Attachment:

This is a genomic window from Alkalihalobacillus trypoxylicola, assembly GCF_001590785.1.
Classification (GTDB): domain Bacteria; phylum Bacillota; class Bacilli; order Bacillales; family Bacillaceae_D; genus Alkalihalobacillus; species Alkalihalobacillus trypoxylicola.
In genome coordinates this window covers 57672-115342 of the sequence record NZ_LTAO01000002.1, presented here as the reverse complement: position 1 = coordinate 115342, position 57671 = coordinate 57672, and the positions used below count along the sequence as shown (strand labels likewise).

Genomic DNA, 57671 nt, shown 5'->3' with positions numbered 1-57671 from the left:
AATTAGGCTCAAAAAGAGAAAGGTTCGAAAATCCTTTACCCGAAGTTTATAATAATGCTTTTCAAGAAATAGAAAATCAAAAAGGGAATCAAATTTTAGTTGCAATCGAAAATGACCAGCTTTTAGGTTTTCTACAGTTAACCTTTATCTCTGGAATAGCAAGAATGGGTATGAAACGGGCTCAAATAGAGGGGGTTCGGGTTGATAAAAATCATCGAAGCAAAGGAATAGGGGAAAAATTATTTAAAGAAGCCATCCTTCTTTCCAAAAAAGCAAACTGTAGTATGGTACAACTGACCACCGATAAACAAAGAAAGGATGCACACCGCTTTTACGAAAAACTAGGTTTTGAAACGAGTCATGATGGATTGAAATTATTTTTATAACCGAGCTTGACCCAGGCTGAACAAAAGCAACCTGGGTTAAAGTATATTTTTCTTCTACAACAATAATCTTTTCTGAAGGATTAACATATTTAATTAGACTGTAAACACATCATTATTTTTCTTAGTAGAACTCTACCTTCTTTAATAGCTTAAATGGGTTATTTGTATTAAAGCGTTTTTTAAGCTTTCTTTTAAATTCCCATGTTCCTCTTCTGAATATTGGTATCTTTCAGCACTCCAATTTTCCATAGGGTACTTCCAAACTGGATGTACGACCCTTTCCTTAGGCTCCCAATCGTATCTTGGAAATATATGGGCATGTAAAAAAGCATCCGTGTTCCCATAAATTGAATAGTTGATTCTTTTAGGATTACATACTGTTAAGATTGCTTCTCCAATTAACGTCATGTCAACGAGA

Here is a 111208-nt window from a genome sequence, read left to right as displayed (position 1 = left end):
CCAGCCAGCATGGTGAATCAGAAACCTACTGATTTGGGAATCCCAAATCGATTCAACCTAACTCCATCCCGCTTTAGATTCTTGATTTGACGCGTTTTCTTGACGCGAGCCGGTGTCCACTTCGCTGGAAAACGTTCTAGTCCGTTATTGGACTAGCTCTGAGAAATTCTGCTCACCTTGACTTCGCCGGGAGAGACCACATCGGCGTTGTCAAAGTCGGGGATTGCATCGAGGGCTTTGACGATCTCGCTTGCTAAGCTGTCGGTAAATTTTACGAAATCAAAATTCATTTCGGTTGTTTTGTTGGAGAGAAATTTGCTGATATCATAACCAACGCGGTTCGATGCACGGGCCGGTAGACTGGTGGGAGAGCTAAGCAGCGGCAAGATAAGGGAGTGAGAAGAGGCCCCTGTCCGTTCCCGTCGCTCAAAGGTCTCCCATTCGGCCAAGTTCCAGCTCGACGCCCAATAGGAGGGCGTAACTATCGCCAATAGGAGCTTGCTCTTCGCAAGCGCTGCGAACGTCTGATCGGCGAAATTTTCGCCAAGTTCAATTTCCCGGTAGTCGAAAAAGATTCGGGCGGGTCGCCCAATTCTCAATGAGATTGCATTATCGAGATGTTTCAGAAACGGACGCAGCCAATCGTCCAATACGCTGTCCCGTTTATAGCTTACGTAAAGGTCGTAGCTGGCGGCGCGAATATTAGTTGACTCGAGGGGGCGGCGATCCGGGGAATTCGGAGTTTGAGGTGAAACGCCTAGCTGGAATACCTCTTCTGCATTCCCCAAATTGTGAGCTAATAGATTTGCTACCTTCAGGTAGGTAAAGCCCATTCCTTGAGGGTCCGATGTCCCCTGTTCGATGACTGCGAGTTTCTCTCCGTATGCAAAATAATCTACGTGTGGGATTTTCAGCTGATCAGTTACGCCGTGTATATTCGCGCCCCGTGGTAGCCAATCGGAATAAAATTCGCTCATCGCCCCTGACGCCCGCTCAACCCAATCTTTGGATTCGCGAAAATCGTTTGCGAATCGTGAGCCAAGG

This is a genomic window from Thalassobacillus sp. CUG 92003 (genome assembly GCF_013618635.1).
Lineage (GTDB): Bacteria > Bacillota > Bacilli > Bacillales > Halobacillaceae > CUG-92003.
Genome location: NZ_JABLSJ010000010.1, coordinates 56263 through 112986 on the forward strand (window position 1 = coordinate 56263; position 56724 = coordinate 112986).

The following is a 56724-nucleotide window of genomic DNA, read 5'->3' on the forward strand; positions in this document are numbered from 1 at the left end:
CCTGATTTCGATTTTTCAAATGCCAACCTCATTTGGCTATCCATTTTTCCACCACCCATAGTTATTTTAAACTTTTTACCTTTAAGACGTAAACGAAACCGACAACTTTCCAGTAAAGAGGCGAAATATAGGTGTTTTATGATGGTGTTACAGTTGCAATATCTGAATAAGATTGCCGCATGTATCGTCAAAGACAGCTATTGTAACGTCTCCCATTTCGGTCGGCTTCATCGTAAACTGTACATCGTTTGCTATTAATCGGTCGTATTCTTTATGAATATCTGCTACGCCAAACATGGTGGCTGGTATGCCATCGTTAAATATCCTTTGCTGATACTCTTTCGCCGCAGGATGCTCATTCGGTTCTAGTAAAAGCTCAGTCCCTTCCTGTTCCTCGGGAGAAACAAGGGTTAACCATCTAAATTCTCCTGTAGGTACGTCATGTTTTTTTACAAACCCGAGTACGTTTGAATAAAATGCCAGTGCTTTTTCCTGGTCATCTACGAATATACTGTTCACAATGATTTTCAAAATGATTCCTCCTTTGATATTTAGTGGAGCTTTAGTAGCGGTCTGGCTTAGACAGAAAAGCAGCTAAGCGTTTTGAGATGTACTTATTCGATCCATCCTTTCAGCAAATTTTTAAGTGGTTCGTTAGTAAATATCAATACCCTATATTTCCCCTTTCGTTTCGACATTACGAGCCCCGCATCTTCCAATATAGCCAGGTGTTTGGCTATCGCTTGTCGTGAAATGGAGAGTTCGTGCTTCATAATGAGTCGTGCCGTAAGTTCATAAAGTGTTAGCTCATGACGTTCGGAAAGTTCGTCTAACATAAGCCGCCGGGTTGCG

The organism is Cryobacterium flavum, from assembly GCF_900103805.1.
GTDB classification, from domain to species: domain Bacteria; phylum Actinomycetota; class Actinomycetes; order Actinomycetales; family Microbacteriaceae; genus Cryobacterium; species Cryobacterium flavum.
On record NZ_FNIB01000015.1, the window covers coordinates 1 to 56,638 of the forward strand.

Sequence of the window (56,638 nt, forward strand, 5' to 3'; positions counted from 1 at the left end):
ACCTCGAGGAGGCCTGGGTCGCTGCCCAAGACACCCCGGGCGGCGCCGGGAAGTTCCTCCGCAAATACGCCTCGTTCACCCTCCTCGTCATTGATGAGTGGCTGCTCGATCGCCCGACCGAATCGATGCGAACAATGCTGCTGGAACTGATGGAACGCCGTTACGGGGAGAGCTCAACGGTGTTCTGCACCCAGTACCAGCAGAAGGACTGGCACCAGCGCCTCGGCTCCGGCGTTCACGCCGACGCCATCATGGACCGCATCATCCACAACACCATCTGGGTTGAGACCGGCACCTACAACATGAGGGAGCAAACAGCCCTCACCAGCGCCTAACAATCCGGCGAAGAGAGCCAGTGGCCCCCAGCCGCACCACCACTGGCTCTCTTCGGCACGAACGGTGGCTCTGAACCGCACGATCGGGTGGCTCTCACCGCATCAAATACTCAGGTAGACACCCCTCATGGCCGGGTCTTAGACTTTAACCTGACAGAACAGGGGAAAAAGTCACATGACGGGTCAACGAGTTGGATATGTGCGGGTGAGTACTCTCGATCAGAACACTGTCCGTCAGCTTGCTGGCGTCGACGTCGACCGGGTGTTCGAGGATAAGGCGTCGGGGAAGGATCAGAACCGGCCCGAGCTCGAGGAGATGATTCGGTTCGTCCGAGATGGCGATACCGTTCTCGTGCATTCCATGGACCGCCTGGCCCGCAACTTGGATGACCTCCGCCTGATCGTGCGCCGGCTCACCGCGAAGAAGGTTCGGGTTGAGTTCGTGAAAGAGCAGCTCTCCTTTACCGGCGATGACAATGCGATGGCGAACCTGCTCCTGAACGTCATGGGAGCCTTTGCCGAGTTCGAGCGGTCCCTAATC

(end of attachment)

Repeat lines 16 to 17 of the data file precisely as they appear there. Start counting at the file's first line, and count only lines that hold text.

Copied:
Sequence of the window (56,638 nt, forward strand, 5' to 3'; positions counted from 1 at the left end):
ACCTCGAGGAGGCCTGGGTCGCTGCCCAAGACACCCCGGGCGGCGCCGGGAAGTTCCTCCGCAAATACGCCTCGTTCACCCTCCTCGTCATTGATGAGTGGCTGCTCGATCGCCCGACCGAATCGATGCGAACAATGCTGCTGGAACTGATGGAACGCCGTTACGGGGAGAGCTCAACGGTGTTCTGCACCCAGTACCAGCAGAAGGACTGGCACCAGCGCCTCGGCTCCGGCGTTCACGCCGACGCCATCATGGACCGCATCATCCACAACACCATCTGGGTTGAGACCGGCACCTACAACATGAGGGAGCAAACAGCCCTCACCAGCGCCTAACAATCCGGCGAAGAGAGCCAGTGGCCCCCAGCCGCACCACCACTGGCTCTCTTCGGCACGAACGGTGGCTCTGAACCGCACGATCGGGTGGCTCTCACCGCATCAAATACTCAGGTAGACACCCCTCATGGCCGGGTCTTAGACTTTAACCTGACAGAACAGGGGAAAAAGTCACATGACGGGTCAACGAGTTGGATATGTGCGGGTGAGTACTCTCGATCAGAACACTGTCCGTCAGCTTGCTGGCGTCGACGTCGACCGGGTGTTCGAGGATAAGGCGTCGGGGAAGGATCAGAACCGGCCCGAGCTCGAGGAGATGATTCGGTTCGTCCGAGATGGCGATACCGTTCTCGTGCATTCCATGGACCGCCTGGCCCGCAACTTGGATGACCTCCGCCTGATCGTGCGCCGGCTCACCGCGAAGAAGGTTCGGGTTGAGTTCGTGAAAGAGCAGCTCTCCTTTACCGGCGATGACAATGCGATGGCGAACCTGCTCCTGAACGTCATGGGAGCCTTTGCCGAGTTCGAGCGGTCCCTAATC